Our research on language and health spans spoken, written and multimodal forms of communication in health contexts and is centrally concerned with:
- discursive accounts of health, risk and safety in a range of contexts, such as traditional and new media,
- understanding of language and concepts used by health practitioners and organisations,
- issues of social equality in relation to health literacy and access in a superdiverse society,
- experiences and constructions of illness, disability and mental health.
These interests are addressed with a diverse range of methodological approaches and tools, at the micro, meso and macro levels:
- Sociolinguistic analysis, focusing on how health issues emerge from spoken interactions and how narratives are utilised to share health constructs
- Cognitive linguistic analysis, generating insight into mental constructions of health conditions, the communication of public health and safety and the discourses of medical research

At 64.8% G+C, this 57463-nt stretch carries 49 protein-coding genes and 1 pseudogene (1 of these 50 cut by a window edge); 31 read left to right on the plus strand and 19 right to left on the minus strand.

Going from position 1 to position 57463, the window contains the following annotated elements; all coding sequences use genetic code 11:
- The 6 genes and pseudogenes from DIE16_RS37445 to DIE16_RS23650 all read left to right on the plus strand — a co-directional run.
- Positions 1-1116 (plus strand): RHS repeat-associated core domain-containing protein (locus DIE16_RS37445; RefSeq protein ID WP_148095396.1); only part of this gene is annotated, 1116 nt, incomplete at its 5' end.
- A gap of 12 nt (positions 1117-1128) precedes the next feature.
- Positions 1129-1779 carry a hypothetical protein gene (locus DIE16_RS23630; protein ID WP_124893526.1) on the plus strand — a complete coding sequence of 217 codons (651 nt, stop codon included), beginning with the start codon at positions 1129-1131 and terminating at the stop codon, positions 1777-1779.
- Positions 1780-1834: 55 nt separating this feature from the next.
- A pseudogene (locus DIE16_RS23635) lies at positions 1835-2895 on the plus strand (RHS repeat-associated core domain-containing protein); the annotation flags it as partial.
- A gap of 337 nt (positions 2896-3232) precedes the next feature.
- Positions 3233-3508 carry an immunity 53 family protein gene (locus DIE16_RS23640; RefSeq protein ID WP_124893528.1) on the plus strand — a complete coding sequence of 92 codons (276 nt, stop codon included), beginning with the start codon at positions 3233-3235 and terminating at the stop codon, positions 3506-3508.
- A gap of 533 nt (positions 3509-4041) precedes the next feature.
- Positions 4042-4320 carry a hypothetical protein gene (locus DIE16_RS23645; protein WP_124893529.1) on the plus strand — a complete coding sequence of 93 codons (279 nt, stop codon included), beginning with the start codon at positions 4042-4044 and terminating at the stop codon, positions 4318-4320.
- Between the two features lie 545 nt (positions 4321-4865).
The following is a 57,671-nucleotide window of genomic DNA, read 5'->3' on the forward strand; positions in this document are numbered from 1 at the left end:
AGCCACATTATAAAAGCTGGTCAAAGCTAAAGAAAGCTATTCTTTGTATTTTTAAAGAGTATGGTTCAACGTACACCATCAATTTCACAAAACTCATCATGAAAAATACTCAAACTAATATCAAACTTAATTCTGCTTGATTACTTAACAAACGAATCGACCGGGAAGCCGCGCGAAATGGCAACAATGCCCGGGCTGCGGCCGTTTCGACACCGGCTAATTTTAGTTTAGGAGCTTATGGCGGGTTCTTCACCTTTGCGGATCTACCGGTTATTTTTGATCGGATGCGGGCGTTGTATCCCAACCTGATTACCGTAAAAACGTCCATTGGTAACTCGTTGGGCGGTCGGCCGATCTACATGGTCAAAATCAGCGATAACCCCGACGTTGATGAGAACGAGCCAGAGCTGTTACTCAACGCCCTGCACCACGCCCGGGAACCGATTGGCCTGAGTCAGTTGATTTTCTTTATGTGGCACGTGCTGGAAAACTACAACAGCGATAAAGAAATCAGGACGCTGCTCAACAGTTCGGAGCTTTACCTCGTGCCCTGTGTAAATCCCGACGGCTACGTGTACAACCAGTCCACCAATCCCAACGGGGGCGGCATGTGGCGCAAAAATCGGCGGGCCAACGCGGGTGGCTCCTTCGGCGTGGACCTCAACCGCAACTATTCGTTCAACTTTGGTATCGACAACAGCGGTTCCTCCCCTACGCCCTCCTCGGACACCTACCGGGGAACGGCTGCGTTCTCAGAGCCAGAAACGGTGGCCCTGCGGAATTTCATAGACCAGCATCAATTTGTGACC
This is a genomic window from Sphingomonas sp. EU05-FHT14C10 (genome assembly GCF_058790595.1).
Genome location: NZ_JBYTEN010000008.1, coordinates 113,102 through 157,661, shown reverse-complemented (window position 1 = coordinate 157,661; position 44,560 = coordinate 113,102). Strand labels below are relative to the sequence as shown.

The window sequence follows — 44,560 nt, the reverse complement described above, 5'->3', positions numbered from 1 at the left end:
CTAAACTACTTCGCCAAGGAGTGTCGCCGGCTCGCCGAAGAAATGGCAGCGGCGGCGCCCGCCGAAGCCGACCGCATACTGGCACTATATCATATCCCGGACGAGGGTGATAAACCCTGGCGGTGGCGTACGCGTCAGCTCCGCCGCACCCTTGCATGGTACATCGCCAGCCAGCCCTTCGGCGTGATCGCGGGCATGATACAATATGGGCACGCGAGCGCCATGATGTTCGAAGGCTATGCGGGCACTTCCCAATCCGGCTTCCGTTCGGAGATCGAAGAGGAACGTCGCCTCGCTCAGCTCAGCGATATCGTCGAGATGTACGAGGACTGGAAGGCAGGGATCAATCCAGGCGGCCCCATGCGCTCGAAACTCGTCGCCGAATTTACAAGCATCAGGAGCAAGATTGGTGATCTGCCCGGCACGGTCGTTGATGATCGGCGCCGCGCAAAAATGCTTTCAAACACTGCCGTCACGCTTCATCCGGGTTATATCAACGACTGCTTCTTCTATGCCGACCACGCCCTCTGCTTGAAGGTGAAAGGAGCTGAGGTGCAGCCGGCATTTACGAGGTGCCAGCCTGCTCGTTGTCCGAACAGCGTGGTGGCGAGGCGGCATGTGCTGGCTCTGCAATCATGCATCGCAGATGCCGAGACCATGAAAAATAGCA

- Corpus linguistic analysis, focusing on media and official representations of health risks
- Multi-modal analysis, focusing on the social and cognitive construction of particular health issues
- A linguistic approach to health literacy, focusing on health literary as an interaction between the linguistic framing of messages and capacities for interpretation
Our research also emphasises practical relevance, by generating findings that have implications for existing communication practices. We have hosted industry workshops and have cultivated ties with practitioner based audiences within public health, medicine and disaster risk reduction.
Celia Roberts, Chris Tang, Deborah Chinn, Gabriella Rundblad, Katherine Bristowe, Olivia Knapton, Shuangyu Li.
Current MPhil/PhD students
Annelies Foccaert, Anne-Mette Hermans, Elvis Gomes, Jia Liu, Mark Cabling, Sally King.